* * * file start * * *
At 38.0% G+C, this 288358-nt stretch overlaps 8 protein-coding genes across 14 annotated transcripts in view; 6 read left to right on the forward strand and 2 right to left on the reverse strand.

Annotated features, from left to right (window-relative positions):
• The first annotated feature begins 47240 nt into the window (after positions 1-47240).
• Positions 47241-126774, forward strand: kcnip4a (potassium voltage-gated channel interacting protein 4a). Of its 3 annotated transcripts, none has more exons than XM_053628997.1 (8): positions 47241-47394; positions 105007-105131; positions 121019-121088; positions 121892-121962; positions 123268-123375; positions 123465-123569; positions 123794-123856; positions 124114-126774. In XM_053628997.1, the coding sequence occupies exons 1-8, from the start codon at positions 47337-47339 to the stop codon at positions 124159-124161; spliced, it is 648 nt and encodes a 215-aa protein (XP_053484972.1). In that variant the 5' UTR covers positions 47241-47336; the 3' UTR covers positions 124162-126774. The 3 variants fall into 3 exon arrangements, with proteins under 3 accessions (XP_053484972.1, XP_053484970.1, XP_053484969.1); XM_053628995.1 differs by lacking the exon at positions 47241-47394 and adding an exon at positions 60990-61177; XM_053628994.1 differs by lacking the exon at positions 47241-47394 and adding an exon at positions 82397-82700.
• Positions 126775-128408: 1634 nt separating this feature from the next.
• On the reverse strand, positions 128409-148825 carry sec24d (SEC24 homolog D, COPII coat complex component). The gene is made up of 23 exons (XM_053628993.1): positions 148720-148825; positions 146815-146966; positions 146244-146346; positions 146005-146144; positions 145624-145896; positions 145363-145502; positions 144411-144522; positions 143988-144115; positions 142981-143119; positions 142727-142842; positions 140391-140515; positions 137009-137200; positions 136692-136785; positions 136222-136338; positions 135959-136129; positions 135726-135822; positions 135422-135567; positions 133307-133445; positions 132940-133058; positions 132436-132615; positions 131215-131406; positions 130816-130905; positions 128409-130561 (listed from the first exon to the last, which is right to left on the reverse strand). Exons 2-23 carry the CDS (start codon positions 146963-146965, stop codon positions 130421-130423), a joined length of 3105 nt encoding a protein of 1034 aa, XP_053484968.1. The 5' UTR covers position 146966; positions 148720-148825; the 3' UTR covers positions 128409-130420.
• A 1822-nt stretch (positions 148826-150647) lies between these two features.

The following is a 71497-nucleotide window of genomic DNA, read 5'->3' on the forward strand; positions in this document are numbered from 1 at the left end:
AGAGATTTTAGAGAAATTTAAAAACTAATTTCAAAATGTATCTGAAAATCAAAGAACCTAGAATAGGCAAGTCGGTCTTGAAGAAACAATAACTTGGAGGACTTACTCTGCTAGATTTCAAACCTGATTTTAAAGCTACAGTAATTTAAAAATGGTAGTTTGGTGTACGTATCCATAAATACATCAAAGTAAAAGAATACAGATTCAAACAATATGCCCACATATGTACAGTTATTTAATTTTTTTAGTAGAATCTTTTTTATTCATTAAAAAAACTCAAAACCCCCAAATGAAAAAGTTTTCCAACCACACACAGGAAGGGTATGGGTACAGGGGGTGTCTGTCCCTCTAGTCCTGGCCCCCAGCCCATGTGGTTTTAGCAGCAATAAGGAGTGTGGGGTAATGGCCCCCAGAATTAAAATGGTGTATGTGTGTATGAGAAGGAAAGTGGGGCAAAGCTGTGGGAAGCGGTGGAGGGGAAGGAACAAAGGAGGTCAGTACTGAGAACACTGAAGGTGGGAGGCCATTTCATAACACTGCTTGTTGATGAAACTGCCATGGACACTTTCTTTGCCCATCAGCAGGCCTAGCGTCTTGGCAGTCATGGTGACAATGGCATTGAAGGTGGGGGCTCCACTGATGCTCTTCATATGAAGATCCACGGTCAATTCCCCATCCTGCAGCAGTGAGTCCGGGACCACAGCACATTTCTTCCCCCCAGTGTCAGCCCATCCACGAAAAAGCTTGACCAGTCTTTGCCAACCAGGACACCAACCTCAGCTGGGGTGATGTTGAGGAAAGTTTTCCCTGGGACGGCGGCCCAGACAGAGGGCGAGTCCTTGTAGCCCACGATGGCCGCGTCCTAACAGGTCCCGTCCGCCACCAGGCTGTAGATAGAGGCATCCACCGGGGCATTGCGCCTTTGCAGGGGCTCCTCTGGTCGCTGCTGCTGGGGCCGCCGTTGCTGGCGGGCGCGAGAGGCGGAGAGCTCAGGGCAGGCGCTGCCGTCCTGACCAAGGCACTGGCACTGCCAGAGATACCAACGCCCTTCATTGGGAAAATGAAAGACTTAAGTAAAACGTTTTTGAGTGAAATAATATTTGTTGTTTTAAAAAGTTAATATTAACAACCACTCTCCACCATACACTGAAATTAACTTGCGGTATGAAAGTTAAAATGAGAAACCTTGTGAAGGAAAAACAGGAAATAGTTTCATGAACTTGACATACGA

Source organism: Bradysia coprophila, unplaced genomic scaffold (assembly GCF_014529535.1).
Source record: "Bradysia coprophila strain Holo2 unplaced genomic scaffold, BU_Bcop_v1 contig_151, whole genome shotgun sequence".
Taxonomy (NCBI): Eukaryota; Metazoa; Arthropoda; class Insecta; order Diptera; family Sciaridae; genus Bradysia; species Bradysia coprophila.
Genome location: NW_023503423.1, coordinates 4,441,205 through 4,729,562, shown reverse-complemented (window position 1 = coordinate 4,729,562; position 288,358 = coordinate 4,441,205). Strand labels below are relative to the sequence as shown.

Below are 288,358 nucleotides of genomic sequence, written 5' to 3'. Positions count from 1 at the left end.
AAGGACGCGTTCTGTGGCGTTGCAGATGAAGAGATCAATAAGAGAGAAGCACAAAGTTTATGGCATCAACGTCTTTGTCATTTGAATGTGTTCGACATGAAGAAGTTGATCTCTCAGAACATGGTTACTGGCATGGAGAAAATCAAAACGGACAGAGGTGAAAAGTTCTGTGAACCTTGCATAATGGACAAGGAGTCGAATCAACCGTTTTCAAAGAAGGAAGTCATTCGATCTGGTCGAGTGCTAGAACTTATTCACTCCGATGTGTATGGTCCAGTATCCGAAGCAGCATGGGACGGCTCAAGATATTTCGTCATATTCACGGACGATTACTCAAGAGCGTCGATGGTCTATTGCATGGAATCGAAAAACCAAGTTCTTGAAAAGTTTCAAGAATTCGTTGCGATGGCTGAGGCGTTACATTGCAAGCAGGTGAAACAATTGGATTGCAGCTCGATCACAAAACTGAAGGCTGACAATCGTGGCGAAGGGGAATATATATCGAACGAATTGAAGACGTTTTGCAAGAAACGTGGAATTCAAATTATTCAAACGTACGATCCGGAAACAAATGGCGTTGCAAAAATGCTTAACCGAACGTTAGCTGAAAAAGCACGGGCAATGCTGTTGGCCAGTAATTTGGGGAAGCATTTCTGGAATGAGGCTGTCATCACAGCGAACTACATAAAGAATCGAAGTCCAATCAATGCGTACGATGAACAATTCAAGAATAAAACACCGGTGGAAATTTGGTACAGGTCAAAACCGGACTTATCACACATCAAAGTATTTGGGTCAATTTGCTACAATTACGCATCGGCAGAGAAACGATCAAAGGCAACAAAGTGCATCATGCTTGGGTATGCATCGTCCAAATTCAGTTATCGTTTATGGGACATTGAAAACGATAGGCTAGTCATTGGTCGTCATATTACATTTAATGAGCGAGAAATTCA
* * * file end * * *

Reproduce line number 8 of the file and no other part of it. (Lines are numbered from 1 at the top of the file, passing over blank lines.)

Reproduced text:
The following is a 71497-nucleotide window of genomic DNA, read 5'->3' on the forward strand; positions in this document are numbered from 1 at the left end: